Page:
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Other expenses decreased $52 million in 2014 when compared to 2013 due to the net of the following:

Salaries and benefits decreased $126 million in 2014 primarily due to $145 million of share-based compensation expense due to the grant of restricted stock units (“RSUs”) to certain of our executives and employees in the second half of 2013. This decrease was partially offset by (i) higher salary accruals reflecting an increase in number of employees and increased commissions related to originations of personal loans and (ii) employee retention and severance accruals of $3 million recorded in the second half of 2014 due to the workforce reduction of approximately 170 employees in 2014.

Other operating expenses increased $64 million in 2014 primarily due to (i) servicing expenses of $25 million for the SpringCastle Portfolio as a result of the SAC Capital Contribution on July 31, 2014, (ii) higher professional fees primarily due to costs relating to the real estate sales transactions, and (iii) higher advertising and information technology expenses during 2014.

Insurance policy benefits and claims increased $10 million in 2014 primarily due to unfavorable variances in benefit reserves and claim reserves.

Provision for income taxes totaled $233 million for 2014 compared to benefit from income taxes of $49 million for 2013. The effective tax rate for 2014 was 34.4% compared to 39.4% for 2013. The effective tax rate for 2014 differed from the federal statutory rate primarily due to the effect of the non-controlling interest in our joint venture, partially offset by the effect of our state income taxes. The effective tax rate for 2013 differed from the federal statutory rate primarily due to the effects of state income taxes and a change in tax status, partially offset by the effect of interest and penalties on prior year tax returns.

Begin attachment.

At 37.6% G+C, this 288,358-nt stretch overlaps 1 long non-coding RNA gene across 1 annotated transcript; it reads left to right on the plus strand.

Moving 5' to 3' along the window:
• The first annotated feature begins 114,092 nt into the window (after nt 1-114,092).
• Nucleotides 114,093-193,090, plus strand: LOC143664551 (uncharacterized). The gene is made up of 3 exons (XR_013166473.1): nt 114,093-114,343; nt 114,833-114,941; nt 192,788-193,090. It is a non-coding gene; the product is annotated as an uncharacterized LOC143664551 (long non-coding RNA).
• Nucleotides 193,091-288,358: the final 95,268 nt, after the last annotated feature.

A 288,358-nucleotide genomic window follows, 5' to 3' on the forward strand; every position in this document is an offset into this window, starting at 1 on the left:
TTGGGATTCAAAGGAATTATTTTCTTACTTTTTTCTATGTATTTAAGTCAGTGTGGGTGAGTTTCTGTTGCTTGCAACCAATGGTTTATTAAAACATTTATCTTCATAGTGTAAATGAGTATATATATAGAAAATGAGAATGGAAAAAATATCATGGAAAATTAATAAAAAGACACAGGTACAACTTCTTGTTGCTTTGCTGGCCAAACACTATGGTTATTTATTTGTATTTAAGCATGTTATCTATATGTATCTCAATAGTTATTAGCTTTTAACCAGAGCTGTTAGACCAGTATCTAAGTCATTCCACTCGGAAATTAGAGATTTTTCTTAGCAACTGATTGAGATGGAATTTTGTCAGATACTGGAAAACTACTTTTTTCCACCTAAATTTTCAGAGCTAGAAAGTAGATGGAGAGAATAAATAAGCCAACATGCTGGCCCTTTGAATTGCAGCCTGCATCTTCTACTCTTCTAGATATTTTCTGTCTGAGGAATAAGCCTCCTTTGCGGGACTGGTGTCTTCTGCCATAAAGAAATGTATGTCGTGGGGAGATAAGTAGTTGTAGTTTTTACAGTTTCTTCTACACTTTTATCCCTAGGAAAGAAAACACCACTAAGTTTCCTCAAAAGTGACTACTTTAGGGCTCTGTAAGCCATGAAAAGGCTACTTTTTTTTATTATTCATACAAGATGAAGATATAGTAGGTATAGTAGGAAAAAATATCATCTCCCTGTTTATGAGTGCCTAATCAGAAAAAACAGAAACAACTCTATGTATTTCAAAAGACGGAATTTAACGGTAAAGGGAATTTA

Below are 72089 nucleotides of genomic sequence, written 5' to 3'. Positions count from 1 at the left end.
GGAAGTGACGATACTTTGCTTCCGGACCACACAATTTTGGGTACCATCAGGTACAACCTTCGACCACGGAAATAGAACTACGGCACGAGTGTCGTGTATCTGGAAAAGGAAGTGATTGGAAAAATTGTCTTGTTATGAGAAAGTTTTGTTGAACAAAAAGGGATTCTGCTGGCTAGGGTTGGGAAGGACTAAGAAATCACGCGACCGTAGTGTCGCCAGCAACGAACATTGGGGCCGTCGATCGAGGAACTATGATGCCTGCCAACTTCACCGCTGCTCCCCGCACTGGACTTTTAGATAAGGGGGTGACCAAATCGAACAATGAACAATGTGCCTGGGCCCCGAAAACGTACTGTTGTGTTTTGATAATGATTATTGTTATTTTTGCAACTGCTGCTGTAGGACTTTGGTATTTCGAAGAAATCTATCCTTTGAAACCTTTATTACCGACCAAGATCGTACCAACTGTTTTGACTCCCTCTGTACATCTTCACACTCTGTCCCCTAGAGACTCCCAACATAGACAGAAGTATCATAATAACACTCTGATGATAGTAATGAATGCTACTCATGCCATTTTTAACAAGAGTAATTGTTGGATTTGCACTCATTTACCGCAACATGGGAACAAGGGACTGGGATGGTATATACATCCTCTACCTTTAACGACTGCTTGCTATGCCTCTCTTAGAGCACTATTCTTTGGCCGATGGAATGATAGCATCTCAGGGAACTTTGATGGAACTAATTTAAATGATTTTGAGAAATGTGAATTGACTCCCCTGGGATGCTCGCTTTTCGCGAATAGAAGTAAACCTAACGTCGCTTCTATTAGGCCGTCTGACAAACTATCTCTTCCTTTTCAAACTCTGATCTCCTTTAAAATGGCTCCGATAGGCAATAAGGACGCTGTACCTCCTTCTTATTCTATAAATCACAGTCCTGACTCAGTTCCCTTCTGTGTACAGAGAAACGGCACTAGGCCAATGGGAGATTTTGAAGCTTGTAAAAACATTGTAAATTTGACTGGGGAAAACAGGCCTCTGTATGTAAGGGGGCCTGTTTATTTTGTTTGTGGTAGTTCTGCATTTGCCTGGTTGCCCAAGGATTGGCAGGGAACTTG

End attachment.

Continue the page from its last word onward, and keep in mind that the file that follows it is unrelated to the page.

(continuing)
Non-GAAP Financial Measures

As a result of the Fortress Acquisition, we have applied purchase accounting rules in accordance with U.S. GAAP that have caused us to fair value our assets and liabilities (primarily our finance receivables, long-term debt, and allowance for finance receivable losses). The fair valuing of these components of our balance sheet has affected and continues to affect our finance charges and related yields, our interest expense and our provision and charge offs. However, we report the operating results of our Core Consumer Operations, Non-Core Portfolio, and Other using the Segment Accounting Basis, which (i) reflects our allocation methodologies for certain costs, primarily interest expense, loan loss reserves and acquisition costs to reflect the manner in which we assess our business results and (ii) excludes the impact of applying purchase accounting. These allocations and adjustments have a material effect on our reported segment basis income as compared to GAAP. See Note 23 of the Notes to Consolidated Financial Statements in Item 8 for a complete discussion of our segment accounting. We believe a Segment Accounting Basis (a basis other than U.S. GAAP) provides investors the basis for which management evaluates segment performance.